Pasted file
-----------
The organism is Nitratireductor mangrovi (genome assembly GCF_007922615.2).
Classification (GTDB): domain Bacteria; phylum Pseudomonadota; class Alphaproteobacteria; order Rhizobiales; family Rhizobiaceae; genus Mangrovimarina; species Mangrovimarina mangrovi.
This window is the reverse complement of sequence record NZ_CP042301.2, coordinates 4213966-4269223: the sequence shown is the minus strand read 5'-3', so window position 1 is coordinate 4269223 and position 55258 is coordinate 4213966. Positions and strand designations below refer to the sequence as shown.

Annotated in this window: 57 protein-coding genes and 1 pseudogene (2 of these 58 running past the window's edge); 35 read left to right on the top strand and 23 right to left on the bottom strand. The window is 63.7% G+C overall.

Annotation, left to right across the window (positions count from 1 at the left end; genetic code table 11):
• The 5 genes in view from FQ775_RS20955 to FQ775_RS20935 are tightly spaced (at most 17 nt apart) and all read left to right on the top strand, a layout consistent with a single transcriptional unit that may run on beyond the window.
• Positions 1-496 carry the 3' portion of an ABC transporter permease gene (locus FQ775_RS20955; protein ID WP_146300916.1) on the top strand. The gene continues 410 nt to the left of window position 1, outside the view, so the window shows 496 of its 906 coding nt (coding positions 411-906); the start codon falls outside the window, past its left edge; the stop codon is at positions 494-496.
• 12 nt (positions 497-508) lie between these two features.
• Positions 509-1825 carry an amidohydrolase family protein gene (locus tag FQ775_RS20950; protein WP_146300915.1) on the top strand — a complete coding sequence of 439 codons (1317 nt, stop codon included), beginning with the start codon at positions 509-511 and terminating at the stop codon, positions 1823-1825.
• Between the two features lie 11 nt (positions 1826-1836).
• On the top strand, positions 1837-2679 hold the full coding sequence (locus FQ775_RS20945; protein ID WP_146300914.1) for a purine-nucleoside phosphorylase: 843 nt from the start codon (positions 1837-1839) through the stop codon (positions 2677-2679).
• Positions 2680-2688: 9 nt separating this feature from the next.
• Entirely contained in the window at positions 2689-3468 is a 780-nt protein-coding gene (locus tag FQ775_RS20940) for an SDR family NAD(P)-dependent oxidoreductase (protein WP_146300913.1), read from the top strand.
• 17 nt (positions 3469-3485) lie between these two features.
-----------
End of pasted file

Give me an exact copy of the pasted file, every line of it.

The organism is Nitratireductor mangrovi (genome assembly GCF_007922615.2).
Classification (GTDB): domain Bacteria; phylum Pseudomonadota; class Alphaproteobacteria; order Rhizobiales; family Rhizobiaceae; genus Mangrovimarina; species Mangrovimarina mangrovi.
This window is the reverse complement of sequence record NZ_CP042301.2, coordinates 4213966-4269223: the sequence shown is the minus strand read 5'-3', so window position 1 is coordinate 4269223 and position 55258 is coordinate 4213966. Positions and strand designations below refer to the sequence as shown.

Annotated in this window: 57 protein-coding genes and 1 pseudogene (2 of these 58 running past the window's edge); 35 read left to right on the top strand and 23 right to left on the bottom strand. The window is 63.7% G+C overall.

Annotation, left to right across the window (positions count from 1 at the left end; genetic code table 11):
• The 5 genes in view from FQ775_RS20955 to FQ775_RS20935 are tightly spaced (at most 17 nt apart) and all read left to right on the top strand, a layout consistent with a single transcriptional unit that may run on beyond the window.
• Positions 1-496 carry the 3' portion of an ABC transporter permease gene (locus FQ775_RS20955; protein ID WP_146300916.1) on the top strand. The gene continues 410 nt to the left of window position 1, outside the view, so the window shows 496 of its 906 coding nt (coding positions 411-906); the start codon falls outside the window, past its left edge; the stop codon is at positions 494-496.
• 12 nt (positions 497-508) lie between these two features.
• Positions 509-1825 carry an amidohydrolase family protein gene (locus tag FQ775_RS20950; protein WP_146300915.1) on the top strand — a complete coding sequence of 439 codons (1317 nt, stop codon included), beginning with the start codon at positions 509-511 and terminating at the stop codon, positions 1823-1825.
• Between the two features lie 11 nt (positions 1826-1836).
• On the top strand, positions 1837-2679 hold the full coding sequence (locus FQ775_RS20945; protein ID WP_146300914.1) for a purine-nucleoside phosphorylase: 843 nt from the start codon (positions 1837-1839) through the stop codon (positions 2677-2679).
• Positions 2680-2688: 9 nt separating this feature from the next.
• Entirely contained in the window at positions 2689-3468 is a 780-nt protein-coding gene (locus tag FQ775_RS20940) for an SDR family NAD(P)-dependent oxidoreductase (protein WP_146300913.1), read from the top strand.
• 17 nt (positions 3469-3485) lie between these two features.